Animal Care and Control director Doug Rae fired - 13 WTHR Indianapolis

Animal Care and Control director Doug Rae fired

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Doug Rae Doug Rae
Mark Renner Mark Renner
Teri Kendrick Teri Kendrick
Indianapolis - Animal Care and Control Director Doug Rae was fired from his position Monday morning.

The move comes after a morning meeting with Acting Public Safety Director Mark Renner. Rae held the position for nine months.

Rae's practices came under criticism from union employees and other agencies that work with Animal Care and Control. He took on the job in January 2009 and was put on probation recently following the complaints, which among other things concerned Rae putting more resources towards adoption at the expense of dealing with stray animals.

Renner said Mayor Greg Ballard's administration wanted Rae to focus more on public safety. He also cited statistics to back up the decision to let Rae go.

"So we have 2,000 more calls. We have nearly 2,000 fewer animals taken off the street. The response times have gone up some nine-plus hours this year over last year. And a decision was made to have fewer officers in the field performing those functions. When you look at those numbers, that is inconsistent with the mayor's approach and his vision for the city and for his administration," said Renner.

Teri Kendrick, who has no experience running an animal shelter, will serve as interim director until a permanent replacement can be found.

"I'm not an expert on shelter management but there are best practices out there that I can learn and there are people out there that do have experience and there are many partners in the community that have experience, and I intend to use all of those resources to the fullest extent possible," said Kendrick.

Rae, the city's first professional animal care director, came from Philadelphia. He was hired to turn things after former director Steve Talley resigned amid allegations of animal abuse and neglect occuring on his watch. Rae vowed to increase the adoption rate but clashed with union employees, who said he was "disrespectful." Several animal welfare groups, meantime, including the Humane Society of Indianapolis, said Rae refused to collaborate.

"For whatever reason, we didn't have Animal Care and Control at the table in that process and it's frustrating, because we need them. They're the biggest kennel in town," said John Alshire, Humane Society of Indianapolis.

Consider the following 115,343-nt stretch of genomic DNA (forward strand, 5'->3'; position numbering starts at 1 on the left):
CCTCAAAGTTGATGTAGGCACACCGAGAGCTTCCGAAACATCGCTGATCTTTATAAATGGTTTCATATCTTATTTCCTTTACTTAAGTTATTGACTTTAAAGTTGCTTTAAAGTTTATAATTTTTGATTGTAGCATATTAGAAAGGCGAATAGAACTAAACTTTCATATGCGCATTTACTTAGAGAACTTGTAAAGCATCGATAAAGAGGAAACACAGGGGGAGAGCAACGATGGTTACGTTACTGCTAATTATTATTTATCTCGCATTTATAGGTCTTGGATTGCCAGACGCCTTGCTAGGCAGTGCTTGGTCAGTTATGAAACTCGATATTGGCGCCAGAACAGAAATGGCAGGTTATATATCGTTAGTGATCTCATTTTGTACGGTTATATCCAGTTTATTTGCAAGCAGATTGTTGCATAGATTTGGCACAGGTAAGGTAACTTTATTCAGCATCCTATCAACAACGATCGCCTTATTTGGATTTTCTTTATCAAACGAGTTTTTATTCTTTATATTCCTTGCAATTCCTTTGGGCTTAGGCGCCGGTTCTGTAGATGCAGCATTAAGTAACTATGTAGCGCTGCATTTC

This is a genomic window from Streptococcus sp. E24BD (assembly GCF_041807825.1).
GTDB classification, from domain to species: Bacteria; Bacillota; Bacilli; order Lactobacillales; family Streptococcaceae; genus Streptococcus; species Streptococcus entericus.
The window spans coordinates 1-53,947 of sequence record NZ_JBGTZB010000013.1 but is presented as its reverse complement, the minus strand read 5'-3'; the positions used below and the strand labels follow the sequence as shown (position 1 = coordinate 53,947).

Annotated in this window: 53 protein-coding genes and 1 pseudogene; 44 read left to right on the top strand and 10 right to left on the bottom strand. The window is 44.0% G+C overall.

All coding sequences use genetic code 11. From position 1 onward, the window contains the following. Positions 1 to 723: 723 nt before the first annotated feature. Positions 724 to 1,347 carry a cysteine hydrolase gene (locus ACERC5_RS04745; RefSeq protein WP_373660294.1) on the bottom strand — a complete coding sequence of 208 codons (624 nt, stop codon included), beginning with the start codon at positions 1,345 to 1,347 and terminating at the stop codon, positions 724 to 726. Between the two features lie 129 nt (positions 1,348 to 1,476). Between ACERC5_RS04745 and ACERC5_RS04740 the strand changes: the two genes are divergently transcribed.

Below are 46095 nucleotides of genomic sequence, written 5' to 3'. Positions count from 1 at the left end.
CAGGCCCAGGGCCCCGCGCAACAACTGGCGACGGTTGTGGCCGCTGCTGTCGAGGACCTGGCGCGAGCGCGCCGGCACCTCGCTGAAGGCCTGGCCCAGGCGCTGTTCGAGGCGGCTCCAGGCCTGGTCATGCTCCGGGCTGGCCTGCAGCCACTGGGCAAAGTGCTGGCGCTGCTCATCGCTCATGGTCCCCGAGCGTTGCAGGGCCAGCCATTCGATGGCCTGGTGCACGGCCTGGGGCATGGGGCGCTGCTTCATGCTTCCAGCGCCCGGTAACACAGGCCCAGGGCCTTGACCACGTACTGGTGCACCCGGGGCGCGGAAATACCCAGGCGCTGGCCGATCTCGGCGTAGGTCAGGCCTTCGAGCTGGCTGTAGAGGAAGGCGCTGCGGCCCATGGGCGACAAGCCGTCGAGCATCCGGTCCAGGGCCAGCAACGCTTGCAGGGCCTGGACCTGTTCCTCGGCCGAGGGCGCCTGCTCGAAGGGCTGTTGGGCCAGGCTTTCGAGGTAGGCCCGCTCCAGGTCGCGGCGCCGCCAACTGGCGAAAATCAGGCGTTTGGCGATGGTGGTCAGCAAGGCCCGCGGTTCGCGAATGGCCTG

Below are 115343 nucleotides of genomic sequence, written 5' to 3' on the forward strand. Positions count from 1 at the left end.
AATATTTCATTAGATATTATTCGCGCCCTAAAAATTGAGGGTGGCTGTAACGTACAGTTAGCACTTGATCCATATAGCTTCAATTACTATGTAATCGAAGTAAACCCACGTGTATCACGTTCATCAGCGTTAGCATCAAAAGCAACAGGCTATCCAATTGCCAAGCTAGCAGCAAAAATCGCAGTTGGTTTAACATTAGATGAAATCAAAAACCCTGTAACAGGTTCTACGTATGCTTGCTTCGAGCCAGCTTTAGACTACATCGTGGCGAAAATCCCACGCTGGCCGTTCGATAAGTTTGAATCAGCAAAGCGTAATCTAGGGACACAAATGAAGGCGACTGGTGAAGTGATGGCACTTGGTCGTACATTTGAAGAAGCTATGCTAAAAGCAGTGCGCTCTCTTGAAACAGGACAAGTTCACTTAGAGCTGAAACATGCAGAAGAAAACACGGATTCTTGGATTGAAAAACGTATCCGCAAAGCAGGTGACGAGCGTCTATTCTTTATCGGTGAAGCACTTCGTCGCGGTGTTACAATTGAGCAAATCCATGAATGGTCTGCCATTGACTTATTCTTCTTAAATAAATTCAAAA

While Indy Feral's Lisa Tudor declined to comment about her interactions with Rae, she said, "I don't think it has to strictly be public safety or animal welfare. I think we can have a healthy balance between the two."

Rae's probationary period came to an end last week. It also coincided with Warren Patitz, an advisory board chairman for Animal Care and Control, being removed from his position by the mayor's office. He was appointed by the mayor last year to head the board.

Rae's supporters held an afternoon news conference at the Broad Ripple Dog Park. While not surprised at Rae's firing, Patitz said he was "disappointed in the Humane Society and Indy Feral for orchestrating a campaign to oust Mr. Rae."

Patitz and others disputed Renner's numbers and the reasons for Rae's firing.

"It's not about the animals. It's all about politics, power and control," said Patitz.

Greg Brush, another Rae supporter, said he feared the shelter "would go back to the way it was before Doug Rae was on board." He said Rae was trying to improve conditions by making employees accountable.

As for the shelter's latest director, Brush said, "I think she'll find it a challenging job to do well, because you have a lot of people to satisfy."

Kendrick, though expected to be on the job just six months, becomes the fourth shelter director in the last two years. She said her first order of business will be a review of operations.

Renner said as he searches for a replacement, the city will consider other possibilities of the troubled shelter, including privitization.

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